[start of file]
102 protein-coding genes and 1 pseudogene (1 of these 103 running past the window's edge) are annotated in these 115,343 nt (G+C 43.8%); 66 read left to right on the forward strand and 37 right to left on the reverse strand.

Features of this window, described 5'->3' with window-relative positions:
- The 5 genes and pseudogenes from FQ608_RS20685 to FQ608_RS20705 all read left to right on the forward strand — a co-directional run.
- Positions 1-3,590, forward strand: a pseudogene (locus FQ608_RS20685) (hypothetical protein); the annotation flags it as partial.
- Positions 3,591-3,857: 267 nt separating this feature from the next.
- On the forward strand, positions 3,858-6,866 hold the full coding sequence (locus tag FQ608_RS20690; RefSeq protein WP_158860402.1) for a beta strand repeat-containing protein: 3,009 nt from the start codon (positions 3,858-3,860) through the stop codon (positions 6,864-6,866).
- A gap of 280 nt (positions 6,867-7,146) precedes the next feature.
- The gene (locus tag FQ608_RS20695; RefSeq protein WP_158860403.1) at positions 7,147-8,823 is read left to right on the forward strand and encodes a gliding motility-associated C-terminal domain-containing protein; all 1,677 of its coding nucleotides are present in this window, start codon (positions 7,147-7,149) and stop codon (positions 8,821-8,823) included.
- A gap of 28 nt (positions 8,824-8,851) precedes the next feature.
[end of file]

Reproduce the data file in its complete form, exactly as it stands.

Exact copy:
102 protein-coding genes and 1 pseudogene (1 of these 103 running past the window's edge) are annotated in these 115,343 nt (G+C 43.8%); 66 read left to right on the forward strand and 37 right to left on the reverse strand.

Features of this window, described 5'->3' with window-relative positions:
- The 5 genes and pseudogenes from FQ608_RS20685 to FQ608_RS20705 all read left to right on the forward strand — a co-directional run.
- Positions 1-3,590, forward strand: a pseudogene (locus FQ608_RS20685) (hypothetical protein); the annotation flags it as partial.
- Positions 3,591-3,857: 267 nt separating this feature from the next.
- On the forward strand, positions 3,858-6,866 hold the full coding sequence (locus tag FQ608_RS20690; RefSeq protein WP_158860402.1) for a beta strand repeat-containing protein: 3,009 nt from the start codon (positions 3,858-3,860) through the stop codon (positions 6,864-6,866).
- A gap of 280 nt (positions 6,867-7,146) precedes the next feature.
- The gene (locus tag FQ608_RS20695; RefSeq protein WP_158860403.1) at positions 7,147-8,823 is read left to right on the forward strand and encodes a gliding motility-associated C-terminal domain-containing protein; all 1,677 of its coding nucleotides are present in this window, start codon (positions 7,147-7,149) and stop codon (positions 8,821-8,823) included.
- A gap of 28 nt (positions 8,824-8,851) precedes the next feature.